Because the age, sex and treatment continuation distributions of the alprazolam and lorazepam patients are similar, differences observed in rates of events are unlikely to be due to these characteristics. However, it should be remembered that the reasons for the benzodiazepines being prescribed were not identified and may be differently distributed among the two groups. The possibility that any medical event recorded after starting treatment is also a pre-existing condition should be borne in mind when considering the results of this study, as should the fact that an ‘event’ is not necessarily an ADR.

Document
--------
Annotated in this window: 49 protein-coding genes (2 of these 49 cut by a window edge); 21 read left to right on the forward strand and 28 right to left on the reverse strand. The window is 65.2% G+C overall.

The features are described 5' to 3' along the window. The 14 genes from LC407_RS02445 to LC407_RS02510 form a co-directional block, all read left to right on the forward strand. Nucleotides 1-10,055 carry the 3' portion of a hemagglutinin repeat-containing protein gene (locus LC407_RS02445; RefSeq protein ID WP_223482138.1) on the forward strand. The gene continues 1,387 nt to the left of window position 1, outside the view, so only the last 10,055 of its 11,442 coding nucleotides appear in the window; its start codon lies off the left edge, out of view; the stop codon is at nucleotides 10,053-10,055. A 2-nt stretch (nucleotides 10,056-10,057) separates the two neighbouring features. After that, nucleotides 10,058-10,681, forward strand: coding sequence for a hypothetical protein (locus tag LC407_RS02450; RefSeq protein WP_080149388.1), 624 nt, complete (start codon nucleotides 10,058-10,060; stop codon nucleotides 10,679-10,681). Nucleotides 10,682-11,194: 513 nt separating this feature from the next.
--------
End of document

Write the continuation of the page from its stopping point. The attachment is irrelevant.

The most common adverse effect of benzodiazepines is central nervous system depression, although the specific manifestations depend on the particular drug and on the sensitivity of the individual patient . The most frequently reported symptoms are drowsiness, depression, impaired intellectual function and memory, lethargy and impaired coordination. Other common adverse effects are dizziness or lightheadedness, headache, nausea or vomiting and other gastrointestinal symptoms, skin rash, and respiratory disturbances and infections. In our study, sleep , depressive disorder, dizziness or vertigo, respiratory symptoms, esophagus and stomach disorders, and inflammatory skin conditions occurred significantly more often in the first period after starting both drugs (Tables 1,2). Sleep disorders and dizziness or vertigo occurred more often after starting treatment with either drug in both sexes and dizziness or vertigo occurred more often at all ages in the lorazepam patients and in elderly alprazolam patients.